Hi there,

After reading your email, I did some further investigation,

I first did this test:

     import feedparser

     import time

     def tim(url):



      return time.time()-k

The results were as follows:

     tim( a url): 2.9 seconds

     tim(the downoaded file(: 1.8 seconds

That tells me that roughly 1.1 seconds is network related, fair enough.

I admit, I've not tried etree, as I was specificly working with RSS 
feeds but will aim to do so soon.

My specific problem here is that, everywhere  when I look on how to 
check to see if an rss feed has been updated, without downloading the 
entire thing again, they all say use ETAG and Modified, but my feeds 
never, have them.

I've tried feeds from several sources, and none have them in the http 

To that end, that is why I mentioned in the previous email about .date, 
because that seemed the most likely, but even that failed.

My goal is thus:

1, download a feed to the computer.

2. Occasionally, check the website to see if the donloaded feed is out 
of date if it is, redownload it.

Ultimately, I want to complete step 2 without downloading the *entire* 
feed again, though.

I did think about using threading for this, for example:

program loads,

user sees downloaded feed data only, in the background, the program 
checks for updates on each feed, and the user may see them gradually 
start to update.

This would work, in that execution would not fail at any time, but it 
seems... clunky, to me I suppose? And rather data jheavy for the end 
user, especially if, as you suggest, a feed is 10 MB in size.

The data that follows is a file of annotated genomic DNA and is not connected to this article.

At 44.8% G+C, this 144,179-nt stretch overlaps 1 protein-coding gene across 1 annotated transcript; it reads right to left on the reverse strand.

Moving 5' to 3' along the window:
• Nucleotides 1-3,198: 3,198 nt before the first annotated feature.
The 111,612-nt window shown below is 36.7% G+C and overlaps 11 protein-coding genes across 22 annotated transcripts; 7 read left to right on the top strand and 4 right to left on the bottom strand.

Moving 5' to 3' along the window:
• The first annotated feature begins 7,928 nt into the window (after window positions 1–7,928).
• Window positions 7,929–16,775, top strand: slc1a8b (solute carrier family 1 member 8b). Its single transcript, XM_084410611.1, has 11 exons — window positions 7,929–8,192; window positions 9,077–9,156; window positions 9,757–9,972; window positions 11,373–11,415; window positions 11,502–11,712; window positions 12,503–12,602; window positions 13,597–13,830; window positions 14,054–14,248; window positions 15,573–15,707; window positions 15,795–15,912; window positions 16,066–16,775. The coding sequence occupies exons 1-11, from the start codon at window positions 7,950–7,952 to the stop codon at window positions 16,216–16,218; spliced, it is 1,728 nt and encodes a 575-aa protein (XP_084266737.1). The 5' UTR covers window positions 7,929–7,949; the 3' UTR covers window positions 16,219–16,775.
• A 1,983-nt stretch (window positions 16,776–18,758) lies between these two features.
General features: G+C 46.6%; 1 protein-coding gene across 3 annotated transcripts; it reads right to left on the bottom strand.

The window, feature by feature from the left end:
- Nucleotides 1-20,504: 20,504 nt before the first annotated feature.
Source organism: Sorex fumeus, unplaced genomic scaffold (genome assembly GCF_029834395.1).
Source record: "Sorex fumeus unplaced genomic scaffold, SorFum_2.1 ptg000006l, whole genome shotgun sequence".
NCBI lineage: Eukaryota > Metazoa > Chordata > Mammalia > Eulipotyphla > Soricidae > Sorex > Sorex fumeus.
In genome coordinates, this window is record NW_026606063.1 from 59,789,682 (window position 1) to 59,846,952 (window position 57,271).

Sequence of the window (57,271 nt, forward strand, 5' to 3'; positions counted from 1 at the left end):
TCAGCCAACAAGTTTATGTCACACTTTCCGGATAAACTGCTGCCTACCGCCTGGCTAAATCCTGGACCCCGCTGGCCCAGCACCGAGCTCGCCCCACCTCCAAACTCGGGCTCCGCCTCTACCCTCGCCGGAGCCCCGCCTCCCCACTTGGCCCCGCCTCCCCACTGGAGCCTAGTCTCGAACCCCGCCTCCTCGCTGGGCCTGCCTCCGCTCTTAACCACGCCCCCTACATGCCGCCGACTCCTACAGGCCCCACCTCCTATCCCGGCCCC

Furthering to that, how many threads is safe?

Should I have my main thread, plus 4 feeds updating at once? 5? 20000?

Any help is appreciated.



On 29/04/2019 08:43, Alan Gauld via Tutor wrote:
> On 29/04/2019 01:26, nathan tech wrote:
>> Most recently, I have started work using feedparser.
> I've never heard of it let alone used it so there may
> be another forum where you can get specific answers.
> But let me ask...
>> I noticed, almost straight away, it's a  bit slow.
> How do you measure slow? What speed did you expect?
> What other xml parsers have you tried? etree for example?
> How much faster was it compared to feedparser?
>> For instance:
>>       url="http://feeds.bbci.co.uk/news/rss.xml";
>>       f1=feedparser.parse(url)
> So it looks like the parer is doing more than just
> parsing it is also fetching the data over the net.
> How long does that take? Could it be a slow connection
> or server?
> Can you try parsing a feed stored on the local
> machine to eliminate that portion of the work?
> Is it much faster? If so its the network causing the issue.
>> On some feeds, this can take a few seconds, on the talk python to me
>> feed, it takes almost 10!
> How big is the feed? If its many megabytes then 10s might
> not be too bad.
>> This, obviously, is not ideal when running a program which checks for
>> updates every once in a while. Talk about slooooow!
> When I talk about "sloooooow" I'm thinking about
> something that takes a long time relative to how long
> it would take me manually. If downloading and parsing
> these feeds by hand would take you 5 minutes per feed
> then 10s is quite fast...
> But if parsing by hand takes 30s then 10s would indeed
> be sloooow.
>> Similarly, this doesn't seem to work:
>>       f2=feedparser.parse(url, f.headers["date"])
> define "doesn't work"?
> Does the PC crash? Does it not fetch the data?
> Does it fail to find "date"?
> Do you get an error message - if so what?
>> What am I doing wrong?
> No idea, you haven't given us enough information.
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